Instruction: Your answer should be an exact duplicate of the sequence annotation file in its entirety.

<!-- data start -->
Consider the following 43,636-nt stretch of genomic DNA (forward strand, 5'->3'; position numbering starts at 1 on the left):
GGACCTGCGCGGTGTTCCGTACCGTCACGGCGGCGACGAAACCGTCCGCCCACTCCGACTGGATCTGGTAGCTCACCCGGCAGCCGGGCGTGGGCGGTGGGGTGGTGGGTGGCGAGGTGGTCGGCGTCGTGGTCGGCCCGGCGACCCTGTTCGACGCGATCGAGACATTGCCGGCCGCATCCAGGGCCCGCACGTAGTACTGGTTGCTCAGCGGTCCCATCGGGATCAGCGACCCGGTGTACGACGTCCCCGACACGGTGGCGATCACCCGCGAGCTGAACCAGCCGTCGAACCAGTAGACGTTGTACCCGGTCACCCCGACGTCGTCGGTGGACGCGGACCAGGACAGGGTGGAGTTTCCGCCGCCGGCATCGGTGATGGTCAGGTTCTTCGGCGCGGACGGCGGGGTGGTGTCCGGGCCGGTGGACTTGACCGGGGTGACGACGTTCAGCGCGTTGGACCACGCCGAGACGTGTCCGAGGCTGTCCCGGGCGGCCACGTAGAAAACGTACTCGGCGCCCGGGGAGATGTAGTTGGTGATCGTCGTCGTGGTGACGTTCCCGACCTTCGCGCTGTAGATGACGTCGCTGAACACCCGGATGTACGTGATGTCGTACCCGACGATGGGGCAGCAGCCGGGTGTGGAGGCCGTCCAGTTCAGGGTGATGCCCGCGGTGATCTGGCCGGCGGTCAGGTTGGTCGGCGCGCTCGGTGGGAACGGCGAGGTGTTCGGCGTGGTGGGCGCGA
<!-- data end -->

Consider the following 43,636-nt stretch of genomic DNA (forward strand, 5'->3'; position numbering starts at 1 on the left):
GGACCTGCGCGGTGTTCCGTACCGTCACGGCGGCGACGAAACCGTCCGCCCACTCCGACTGGATCTGGTAGCTCACCCGGCAGCCGGGCGTGGGCGGTGGGGTGGTGGGTGGCGAGGTGGTCGGCGTCGTGGTCGGCCCGGCGACCCTGTTCGACGCGATCGAGACATTGCCGGCCGCATCCAGGGCCCGCACGTAGTACTGGTTGCTCAGCGGTCCCATCGGGATCAGCGACCCGGTGTACGACGTCCCCGACACGGTGGCGATCACCCGCGAGCTGAACCAGCCGTCGAACCAGTAGACGTTGTACCCGGTCACCCCGACGTCGTCGGTGGACGCGGACCAGGACAGGGTGGAGTTTCCGCCGCCGGCATCGGTGATGGTCAGGTTCTTCGGCGCGGACGGCGGGGTGGTGTCCGGGCCGGTGGACTTGACCGGGGTGACGACGTTCAGCGCGTTGGACCACGCCGAGACGTGTCCGAGGCTGTCCCGGGCGGCCACGTAGAAAACGTACTCGGCGCCCGGGGAGATGTAGTTGGTGATCGTCGTCGTGGTGACGTTCCCGACCTTCGCGCTGTAGATGACGTCGCTGAACACCCGGATGTACGTGATGTCGTACCCGACGATGGGGCAGCAGCCGGGTGTGGAGGCCGTCCAGTTCAGGGTGATGCCCGCGGTGATCTGGCCGGCGGTCAGGTTGGTCGGCGCGCTCGGTGGGAACGGCGAGGTGTTCGGCGTGGTGGGCGCGA